Whether it’s through marriage or cohabitation, it’s a safe bet you have chosen your partner because they’re the person you want to spend your life (or at least an extended amount of time) with.
Granted, that was with the understanding that at least one person in the house might be allowed to occasionally leave here and there. In a world that has shrunk to include only the walls that surround us and those who live inside them, the togetherness that once seemed like a blessing can now seem more like a prison sentence. It’s now that many couples suddenly realize they committed to someone who chews too loudly or, given the opportunity, will never change out of the same pair of pajama pants.
But the forced closeness of coronavirus containment doesn’t have to be a time of painful realizations, says Wilmington relationship counselor Dr. Debra Laino (who, incidentally, was doing her own part for social distancing by conducting videoconference therapy sessions the day of our interview). Instead, it can be a great time to work on what can help make the relationship stronger.
“In a time of fear, we can go the way that’s conflict-oriented or we can go the way that’s connecting.”
But first, she says to remember that despite all the stress of social distancing, it doesn’t help anyone to be testy with a partner. To that end, she recommends couples keep the concepts of grace and courteous goodwill in mind. “We should all be leading with grace at this time, not just with our partners but with ourselves,” she says. “If we can understand that concept and what it means, at least we have a direction.”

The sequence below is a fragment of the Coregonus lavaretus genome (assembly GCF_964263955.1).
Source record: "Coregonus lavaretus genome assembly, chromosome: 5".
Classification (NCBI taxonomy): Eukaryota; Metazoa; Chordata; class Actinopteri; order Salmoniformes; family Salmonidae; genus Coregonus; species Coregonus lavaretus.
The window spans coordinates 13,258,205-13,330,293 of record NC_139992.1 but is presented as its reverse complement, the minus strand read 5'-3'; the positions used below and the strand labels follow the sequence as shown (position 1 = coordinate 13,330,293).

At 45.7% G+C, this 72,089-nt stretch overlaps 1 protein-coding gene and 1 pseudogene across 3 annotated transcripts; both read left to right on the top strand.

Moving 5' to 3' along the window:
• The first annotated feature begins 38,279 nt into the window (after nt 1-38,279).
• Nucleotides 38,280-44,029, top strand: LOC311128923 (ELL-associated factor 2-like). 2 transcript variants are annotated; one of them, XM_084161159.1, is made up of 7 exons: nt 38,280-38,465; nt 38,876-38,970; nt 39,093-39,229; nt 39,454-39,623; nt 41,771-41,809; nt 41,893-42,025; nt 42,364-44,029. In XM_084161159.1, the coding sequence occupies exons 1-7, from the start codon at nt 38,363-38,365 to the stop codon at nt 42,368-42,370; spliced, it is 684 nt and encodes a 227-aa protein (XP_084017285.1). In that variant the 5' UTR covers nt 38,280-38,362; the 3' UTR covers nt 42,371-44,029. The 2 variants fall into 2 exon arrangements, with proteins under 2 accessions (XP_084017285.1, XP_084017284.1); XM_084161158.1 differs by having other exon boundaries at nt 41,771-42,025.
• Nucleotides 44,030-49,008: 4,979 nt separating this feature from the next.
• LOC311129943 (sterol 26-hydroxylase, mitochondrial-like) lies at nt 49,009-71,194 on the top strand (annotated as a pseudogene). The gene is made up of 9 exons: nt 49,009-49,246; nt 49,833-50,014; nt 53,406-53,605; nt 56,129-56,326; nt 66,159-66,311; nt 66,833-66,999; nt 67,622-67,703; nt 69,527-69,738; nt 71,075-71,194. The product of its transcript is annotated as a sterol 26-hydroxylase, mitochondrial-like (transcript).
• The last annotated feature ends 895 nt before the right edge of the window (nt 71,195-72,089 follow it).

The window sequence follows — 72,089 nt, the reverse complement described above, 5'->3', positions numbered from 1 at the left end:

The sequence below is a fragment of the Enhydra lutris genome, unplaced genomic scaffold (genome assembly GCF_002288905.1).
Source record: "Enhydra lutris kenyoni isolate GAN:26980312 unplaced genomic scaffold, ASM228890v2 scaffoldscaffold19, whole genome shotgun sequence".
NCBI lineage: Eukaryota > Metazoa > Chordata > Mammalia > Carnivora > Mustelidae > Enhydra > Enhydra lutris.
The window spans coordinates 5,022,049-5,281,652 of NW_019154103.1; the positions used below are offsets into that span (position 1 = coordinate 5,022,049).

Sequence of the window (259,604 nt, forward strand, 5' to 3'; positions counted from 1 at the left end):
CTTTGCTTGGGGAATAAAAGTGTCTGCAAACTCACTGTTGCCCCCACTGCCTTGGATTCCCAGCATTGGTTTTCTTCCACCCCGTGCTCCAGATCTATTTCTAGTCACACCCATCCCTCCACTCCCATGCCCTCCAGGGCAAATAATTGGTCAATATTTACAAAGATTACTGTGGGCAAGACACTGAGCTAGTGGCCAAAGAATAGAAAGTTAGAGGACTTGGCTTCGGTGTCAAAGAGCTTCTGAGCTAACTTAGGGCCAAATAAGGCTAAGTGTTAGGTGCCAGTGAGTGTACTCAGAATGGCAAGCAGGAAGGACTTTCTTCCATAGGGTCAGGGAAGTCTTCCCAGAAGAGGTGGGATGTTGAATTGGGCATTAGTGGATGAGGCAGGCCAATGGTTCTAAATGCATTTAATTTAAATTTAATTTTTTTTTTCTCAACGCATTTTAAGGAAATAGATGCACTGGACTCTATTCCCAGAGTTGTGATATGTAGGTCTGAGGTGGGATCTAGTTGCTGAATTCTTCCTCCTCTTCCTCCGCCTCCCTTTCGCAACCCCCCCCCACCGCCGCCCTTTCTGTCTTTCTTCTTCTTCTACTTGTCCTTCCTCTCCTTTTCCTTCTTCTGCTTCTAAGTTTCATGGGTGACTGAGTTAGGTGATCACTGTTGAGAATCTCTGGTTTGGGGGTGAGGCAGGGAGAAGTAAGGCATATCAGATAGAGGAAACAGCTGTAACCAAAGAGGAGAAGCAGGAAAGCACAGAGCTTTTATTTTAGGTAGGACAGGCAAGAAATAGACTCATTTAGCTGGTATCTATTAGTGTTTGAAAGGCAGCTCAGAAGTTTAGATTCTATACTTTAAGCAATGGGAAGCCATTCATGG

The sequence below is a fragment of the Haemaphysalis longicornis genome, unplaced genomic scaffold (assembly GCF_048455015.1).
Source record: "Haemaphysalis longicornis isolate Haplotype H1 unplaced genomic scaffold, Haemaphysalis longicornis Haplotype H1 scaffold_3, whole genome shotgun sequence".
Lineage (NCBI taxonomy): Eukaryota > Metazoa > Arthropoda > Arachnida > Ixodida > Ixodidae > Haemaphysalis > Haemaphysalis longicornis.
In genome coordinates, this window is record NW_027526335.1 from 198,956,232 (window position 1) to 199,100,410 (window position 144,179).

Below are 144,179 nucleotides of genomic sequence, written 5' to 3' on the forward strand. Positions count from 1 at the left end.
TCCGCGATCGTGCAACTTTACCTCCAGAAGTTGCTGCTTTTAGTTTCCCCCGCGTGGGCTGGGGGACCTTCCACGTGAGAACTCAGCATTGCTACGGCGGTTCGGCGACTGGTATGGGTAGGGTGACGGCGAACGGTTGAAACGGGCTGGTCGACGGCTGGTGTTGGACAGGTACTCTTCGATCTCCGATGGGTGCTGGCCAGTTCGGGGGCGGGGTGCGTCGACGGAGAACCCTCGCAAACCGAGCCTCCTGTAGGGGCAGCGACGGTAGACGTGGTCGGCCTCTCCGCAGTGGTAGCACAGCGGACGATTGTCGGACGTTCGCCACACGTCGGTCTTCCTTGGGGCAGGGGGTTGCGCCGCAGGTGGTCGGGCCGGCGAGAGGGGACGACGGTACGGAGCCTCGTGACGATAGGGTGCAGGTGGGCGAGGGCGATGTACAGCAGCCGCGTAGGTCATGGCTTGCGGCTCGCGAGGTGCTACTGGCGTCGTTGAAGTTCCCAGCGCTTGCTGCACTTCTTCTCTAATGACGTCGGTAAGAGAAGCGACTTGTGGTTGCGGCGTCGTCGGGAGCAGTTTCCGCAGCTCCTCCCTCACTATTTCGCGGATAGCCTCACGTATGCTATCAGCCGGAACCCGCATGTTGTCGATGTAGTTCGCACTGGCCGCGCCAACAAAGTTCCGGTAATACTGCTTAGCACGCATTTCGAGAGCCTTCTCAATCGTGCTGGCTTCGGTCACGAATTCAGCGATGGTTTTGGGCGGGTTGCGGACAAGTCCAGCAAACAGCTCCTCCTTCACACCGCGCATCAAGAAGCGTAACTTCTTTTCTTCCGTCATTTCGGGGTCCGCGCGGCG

That means staying away from bad habits like shaming or name-calling, and if a fight does develop, understanding how to allow a partner to vent their feelings fully without defending yourself, then following up by trying to understand where they’re coming from.
That said, the extra togetherness can serve as a perfect opportunity to reflect on what you and your partner enjoy about being together. “This can be a really great time, in the face of this crisis, to do things like giving each other massages or playing games together—even basic card games—and learning new things about each other,” she says, noting that another way to foster closeness is to tackle “all that stuff that should’ve been done but didn’t because we never had time to do it.”
“Cleaning can be really stress-reducing for a lot of people, so really learning to take advantage of the time is important,” she says. “In a time of fear, we can go the way that’s conflict-oriented or we can go the way that’s connecting.”
If there are children in the mix, this is also an excellent time to foster connections as parents. “Kids need to know that parents are on the same page, and this can be a good time to get an alliance going [with your partner] that may not have been there before and come out stronger,” Laino says.
She also advises against focusing on the immediate present, but instead visualizing the future. “Sit down and list five things you’d like to work on in the relationship. Look at the things you have to be grateful for rather than focusing on the anxiety,” she says. “Think about what you want to be doing in July.”
Through it all, each partner needs to also remember to care for themselves. Even though solitude might be hard to find, take some time away from each other, whether just to breathe, take a walk or text with a friend. It’s not a bad idea, she says, to set up some scheduled alone time throughout the day, such as a videoconference happy hour with friends or relocating to a separate room alone.
“The self-care piece to quell the uncertainty is really important,” Laino says. “If you don’t have the energy to care for yourself, it’s going to be that much more difficult to be present for your partner.”
Published as “Just the Two of Us” in the May 2020 issue of Delaware Today magazine.